Do Parkinson’s Medications Affect Sleep?

Do Parkinson’s Medications Affect Sleep?
Some PD meds, like MAO-B inhibitors (selegiline, rasagiline, safanimide) and amantadine (a medication used to treat dyskinesia), have alerting properties and may make insomnia worse. These medications are usually taken earlier in the day, so they do not impact sleep. Sinemet does not usually have a big impact on sleep compared to dopamine agonists.

However, nighttime hallucinations can emerge with increased intake of dopaminergic drugs, especially in people with more advanced Parkinson’s.
There are other possible causes of hallucinations, so if you begin to experience this, talk to your doctor right away. For more information, get your free copy of the Parkinson’s Foundation book Psychosis by calling Helpline at 1-800-4PD-INFO (473-4636) or online at Parkinson.org/books.

Sleep hygiene refers to the behaviors and habits that we can control that affect our bodies day-night cycling and readiness to go to sleep or be alert at a given time of day. Follow these tips for better sleeping habits:

  1. It is especially important for individuals with sleep difficulties to set and follow regular bed/sleep and wake times with a goal of spending at least 7 but not much more than 8 hours in bed each night. Bedtimes should be chosen based on a target waking time (i.e. don’t go to bed at 8 pm if you don’t want to be up at 4 am!).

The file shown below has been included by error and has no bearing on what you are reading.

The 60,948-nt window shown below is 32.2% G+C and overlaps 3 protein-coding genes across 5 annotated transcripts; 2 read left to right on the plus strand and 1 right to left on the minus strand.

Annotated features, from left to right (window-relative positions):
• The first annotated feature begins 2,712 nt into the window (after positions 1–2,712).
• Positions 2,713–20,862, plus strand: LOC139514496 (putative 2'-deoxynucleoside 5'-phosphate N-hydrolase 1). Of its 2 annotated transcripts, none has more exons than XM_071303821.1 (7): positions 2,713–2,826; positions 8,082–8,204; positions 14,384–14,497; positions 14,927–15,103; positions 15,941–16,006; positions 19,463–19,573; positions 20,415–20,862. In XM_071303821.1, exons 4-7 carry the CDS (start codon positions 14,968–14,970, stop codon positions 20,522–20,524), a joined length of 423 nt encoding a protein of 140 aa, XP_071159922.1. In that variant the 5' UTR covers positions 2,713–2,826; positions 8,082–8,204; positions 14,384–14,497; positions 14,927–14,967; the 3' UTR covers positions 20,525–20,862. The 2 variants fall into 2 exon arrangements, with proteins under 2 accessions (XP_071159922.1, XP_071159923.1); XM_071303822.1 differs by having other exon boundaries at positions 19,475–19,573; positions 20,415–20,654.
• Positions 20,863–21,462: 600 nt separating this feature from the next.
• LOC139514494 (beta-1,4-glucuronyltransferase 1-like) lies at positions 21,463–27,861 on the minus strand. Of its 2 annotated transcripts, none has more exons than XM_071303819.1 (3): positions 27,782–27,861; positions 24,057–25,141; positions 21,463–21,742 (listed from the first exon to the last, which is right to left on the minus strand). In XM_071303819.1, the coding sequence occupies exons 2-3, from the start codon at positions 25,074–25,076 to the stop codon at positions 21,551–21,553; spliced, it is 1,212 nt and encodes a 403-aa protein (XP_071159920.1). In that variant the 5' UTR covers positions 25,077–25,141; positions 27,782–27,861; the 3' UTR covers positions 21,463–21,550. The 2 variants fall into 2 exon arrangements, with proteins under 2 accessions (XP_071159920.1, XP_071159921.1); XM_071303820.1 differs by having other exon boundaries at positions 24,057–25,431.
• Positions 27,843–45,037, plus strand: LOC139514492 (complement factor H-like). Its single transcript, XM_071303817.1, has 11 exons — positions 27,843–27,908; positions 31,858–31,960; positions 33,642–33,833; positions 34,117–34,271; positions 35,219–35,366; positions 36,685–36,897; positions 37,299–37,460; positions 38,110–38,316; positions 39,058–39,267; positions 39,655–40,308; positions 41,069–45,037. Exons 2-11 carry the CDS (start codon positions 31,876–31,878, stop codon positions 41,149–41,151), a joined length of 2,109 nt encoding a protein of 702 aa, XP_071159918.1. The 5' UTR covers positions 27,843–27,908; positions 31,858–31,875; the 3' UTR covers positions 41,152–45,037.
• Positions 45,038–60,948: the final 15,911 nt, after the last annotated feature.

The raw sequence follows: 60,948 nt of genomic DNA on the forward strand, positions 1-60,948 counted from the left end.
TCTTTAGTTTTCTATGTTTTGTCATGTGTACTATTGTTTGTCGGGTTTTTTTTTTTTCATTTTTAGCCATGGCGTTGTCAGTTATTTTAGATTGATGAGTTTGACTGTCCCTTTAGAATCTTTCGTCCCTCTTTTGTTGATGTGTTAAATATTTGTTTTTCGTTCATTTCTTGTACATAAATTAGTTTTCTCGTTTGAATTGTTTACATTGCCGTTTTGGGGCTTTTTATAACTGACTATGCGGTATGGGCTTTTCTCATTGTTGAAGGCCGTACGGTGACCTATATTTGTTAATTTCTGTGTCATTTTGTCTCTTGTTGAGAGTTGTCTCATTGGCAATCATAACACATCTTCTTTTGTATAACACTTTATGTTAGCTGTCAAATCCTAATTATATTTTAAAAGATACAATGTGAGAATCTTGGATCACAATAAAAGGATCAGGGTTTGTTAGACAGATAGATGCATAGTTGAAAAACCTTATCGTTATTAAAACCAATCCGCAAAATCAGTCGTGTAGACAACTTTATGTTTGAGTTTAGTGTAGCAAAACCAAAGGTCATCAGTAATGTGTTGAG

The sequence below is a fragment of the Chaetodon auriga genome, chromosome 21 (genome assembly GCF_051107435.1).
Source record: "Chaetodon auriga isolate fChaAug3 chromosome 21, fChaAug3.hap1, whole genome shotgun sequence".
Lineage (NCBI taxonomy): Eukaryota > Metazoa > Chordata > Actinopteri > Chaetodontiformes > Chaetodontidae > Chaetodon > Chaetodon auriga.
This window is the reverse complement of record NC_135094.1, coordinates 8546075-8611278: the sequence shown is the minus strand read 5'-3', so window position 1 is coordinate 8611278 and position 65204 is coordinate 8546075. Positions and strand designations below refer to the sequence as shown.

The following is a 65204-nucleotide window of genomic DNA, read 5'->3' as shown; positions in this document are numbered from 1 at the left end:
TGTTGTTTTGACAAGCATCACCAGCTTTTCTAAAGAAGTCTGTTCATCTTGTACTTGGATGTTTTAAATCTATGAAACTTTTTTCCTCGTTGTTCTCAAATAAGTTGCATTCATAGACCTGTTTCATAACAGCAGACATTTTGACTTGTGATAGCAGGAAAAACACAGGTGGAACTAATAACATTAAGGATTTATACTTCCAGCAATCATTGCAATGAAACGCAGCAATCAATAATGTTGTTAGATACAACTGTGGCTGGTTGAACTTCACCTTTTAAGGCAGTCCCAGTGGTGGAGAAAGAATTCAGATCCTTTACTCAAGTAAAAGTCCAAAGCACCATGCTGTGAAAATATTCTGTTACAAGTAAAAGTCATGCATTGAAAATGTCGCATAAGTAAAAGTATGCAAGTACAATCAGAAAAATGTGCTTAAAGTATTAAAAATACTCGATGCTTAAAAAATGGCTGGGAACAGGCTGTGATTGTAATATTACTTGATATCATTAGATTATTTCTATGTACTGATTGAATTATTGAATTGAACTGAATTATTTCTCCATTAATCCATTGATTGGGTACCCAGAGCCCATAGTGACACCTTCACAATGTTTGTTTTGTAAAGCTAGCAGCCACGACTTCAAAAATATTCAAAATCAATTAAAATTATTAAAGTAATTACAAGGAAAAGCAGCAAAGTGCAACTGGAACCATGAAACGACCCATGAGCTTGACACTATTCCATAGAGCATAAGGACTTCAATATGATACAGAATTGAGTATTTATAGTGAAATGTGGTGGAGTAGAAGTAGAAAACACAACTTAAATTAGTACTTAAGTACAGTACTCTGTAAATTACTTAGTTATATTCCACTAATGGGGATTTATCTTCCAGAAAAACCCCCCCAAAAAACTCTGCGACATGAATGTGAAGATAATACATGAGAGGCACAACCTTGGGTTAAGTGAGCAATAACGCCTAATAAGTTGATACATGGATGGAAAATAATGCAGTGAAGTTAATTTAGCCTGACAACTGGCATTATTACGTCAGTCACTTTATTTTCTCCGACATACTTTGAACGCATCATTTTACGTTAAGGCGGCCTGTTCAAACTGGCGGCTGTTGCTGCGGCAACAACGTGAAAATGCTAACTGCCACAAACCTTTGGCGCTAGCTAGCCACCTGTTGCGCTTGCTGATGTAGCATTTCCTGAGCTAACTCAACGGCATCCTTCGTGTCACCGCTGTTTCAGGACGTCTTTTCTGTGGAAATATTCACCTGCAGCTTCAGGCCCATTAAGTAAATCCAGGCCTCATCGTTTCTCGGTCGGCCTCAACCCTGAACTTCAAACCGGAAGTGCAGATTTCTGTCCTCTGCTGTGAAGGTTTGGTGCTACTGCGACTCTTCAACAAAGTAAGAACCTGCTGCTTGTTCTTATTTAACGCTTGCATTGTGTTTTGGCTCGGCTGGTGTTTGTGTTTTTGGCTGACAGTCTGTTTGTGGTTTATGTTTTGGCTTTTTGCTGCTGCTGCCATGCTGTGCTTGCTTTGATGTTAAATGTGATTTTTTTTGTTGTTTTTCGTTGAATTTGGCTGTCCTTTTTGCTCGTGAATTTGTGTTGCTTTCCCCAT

2. The bed should be used only as a place of sleeping, reading and watching television should be done elsewhere.
  3. Daytime napping should be limited to one nap of no greater than 30 minutes, as longer naps do not seem to provide any greater benefit to daytime fatigue but do disrupt sleep drive for the coming night.
  4. Lastly it is vital that persons with these sleep disorders are exposed to as much light (preferably real daylight) and physical/mental stimulation during the day as possible. Light is an important synchronizer of the sleep-wake cycle and many elderly individuals and individuals with chronic illness have reduced exposure to bright light.

Physical and mental activity stimulates the alerting and wakefulness centers in the brain and increase blood and oxygen flow to the brain. Most importantly, maintaining good sleep and wake habits can improve many sleep issues without the need of medications.

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